'Desnuda y Flores (Nude and flowers) after Diego Rivera', which is taking shape on my studio wall, pays homage to my time spent in Mexico on residency in August 2014. It is also my homage to Frida Kahlo, who I see in the nude of Diego's painting "Desnudos con Alcatreces"/ Nude with Calla Lilies, which he painted in 1944 during a break from his major mural commissions. One of a series of 'cornucopia' works for my next solo exhibition with Gould Galleries in 2015, it includes the spectacular Tehuantapec embroidered flowers I purchased in Mexico. I was not able to travel to the Tehuantapec Isthmus in the State of Oaxaca, but I was able to purchase some of their unique embroidery from an Artisan Gallery, Del Corazon de la Tierra, in Guadalajara. I also commissioned several silk flowers (including the Bird of Paradise buds on her left shoulder) from Lopita's Hand Embroidery in Ajijic. The nude is constructed from antique lace doilies which I purchased at a flea market in New York City and I've given her a 'tattoo', of an exquisite cross-stitched rose, found in a consignment store in Boston. The contrast between the delicate translucent lace and the strong vibrant colours of the Mexican embroidery adds to the work's beauty I feel. Photos: Diego Rivera's painting, my reinterpretation, in progress and the final work photographed by Gavin Hansford.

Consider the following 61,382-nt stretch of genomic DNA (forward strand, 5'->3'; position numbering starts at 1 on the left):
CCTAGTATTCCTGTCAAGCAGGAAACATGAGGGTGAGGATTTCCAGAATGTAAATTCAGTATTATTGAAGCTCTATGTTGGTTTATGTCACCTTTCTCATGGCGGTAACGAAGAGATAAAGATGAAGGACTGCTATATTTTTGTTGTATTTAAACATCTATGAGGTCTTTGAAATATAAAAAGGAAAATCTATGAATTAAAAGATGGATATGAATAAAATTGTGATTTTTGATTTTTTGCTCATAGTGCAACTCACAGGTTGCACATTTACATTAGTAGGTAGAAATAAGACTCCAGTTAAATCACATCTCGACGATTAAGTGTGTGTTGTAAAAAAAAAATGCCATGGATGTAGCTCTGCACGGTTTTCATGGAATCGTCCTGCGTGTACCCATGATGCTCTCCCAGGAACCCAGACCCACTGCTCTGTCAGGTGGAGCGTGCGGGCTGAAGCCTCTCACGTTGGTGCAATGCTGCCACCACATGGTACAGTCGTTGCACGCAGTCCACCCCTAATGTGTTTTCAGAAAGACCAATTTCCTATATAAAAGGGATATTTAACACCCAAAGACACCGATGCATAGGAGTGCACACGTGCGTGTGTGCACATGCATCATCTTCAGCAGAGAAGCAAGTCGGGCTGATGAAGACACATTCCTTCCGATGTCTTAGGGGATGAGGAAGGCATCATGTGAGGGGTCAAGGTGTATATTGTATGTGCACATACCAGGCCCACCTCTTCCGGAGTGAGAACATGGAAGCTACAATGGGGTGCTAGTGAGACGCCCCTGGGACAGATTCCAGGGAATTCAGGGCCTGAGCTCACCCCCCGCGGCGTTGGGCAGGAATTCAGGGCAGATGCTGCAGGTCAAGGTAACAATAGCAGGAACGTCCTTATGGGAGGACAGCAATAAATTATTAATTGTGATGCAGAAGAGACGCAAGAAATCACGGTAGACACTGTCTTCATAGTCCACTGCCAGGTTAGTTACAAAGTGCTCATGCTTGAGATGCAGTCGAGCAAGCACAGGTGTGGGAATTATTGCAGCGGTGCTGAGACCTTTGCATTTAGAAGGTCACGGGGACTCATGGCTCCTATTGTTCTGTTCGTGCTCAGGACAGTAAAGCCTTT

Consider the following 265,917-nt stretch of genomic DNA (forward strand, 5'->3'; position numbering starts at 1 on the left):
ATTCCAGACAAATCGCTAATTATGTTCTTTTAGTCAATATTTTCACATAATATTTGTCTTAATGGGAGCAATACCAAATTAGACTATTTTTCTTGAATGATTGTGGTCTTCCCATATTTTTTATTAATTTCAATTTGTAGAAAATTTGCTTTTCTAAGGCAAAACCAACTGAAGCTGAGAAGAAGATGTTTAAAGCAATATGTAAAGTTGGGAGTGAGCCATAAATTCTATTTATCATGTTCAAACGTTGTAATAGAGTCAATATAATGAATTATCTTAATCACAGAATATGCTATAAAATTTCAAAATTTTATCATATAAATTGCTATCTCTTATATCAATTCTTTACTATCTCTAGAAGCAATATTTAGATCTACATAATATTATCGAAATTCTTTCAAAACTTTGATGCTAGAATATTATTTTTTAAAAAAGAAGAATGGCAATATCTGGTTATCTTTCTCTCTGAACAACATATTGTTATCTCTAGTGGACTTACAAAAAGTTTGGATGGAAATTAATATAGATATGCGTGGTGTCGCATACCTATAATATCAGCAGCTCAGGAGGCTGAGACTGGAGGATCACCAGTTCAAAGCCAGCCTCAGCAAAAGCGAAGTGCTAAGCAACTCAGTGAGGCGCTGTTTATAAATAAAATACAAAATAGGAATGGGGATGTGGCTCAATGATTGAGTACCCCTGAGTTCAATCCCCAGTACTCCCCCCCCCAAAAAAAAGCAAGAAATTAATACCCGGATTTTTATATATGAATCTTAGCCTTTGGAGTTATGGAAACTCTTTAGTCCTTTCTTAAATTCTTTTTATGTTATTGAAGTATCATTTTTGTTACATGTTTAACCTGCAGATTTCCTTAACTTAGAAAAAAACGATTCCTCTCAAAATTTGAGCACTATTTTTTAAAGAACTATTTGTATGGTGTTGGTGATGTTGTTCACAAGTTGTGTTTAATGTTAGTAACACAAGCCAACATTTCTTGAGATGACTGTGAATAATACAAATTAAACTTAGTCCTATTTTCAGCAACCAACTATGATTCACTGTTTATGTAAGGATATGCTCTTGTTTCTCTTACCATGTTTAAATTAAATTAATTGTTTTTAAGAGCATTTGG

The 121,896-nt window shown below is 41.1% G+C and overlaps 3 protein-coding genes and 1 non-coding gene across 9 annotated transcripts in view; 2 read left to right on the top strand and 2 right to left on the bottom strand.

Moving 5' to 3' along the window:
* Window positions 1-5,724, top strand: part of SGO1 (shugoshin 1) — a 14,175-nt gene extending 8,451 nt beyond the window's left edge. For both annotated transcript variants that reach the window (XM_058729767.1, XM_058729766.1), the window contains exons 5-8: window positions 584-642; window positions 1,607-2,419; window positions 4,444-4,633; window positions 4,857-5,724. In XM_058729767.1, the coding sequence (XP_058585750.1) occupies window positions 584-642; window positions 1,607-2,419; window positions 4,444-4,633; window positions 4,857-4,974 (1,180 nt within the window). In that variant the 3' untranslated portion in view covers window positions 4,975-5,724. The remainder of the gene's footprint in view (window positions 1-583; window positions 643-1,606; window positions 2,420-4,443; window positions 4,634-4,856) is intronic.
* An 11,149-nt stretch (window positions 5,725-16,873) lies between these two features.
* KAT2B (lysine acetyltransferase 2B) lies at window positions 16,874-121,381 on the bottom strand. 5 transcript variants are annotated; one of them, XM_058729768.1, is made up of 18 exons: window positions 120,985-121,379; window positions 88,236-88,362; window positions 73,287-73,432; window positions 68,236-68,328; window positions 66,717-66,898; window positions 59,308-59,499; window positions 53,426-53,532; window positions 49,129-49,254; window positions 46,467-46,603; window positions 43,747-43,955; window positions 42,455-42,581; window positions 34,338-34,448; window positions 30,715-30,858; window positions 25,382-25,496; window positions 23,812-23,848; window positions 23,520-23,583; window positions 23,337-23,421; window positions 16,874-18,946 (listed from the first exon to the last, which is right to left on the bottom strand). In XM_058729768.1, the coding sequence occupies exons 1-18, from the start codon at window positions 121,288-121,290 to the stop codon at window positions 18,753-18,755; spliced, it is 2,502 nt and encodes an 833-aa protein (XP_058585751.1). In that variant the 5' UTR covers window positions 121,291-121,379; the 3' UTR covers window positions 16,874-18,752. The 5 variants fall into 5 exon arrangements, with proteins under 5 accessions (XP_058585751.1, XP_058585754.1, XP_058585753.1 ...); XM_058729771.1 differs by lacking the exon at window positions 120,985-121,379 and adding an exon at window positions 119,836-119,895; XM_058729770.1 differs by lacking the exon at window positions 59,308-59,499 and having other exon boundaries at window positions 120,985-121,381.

I recently had the unexpected pleasure of hosting a work experience student from my local high school in the studio for five days. As an arts student Emma was interested in working in a creative industry and because of my past connections with the school, she was put in touch with me. I devised a program which would hopefully be interesting and fun for her (and also for me). This involved assisting me in studio 'production' and some time on her own work. We also spent a day at the National Gallery and at other exhibitions in the city and a day op-shopping for art materials. Below are photos of Emma working in the studio (cutting, extracting and assembling) and contemplating the beautiful large scale watercolour drawings by John Wolseley at the NGV and photographs by Anne Zahalka at Arc One Gallery. (Emma helped me make 75 of the 250 or more backed and crystal-beaded white flowers for Partum Floralia after Arcimboldo c.1590.)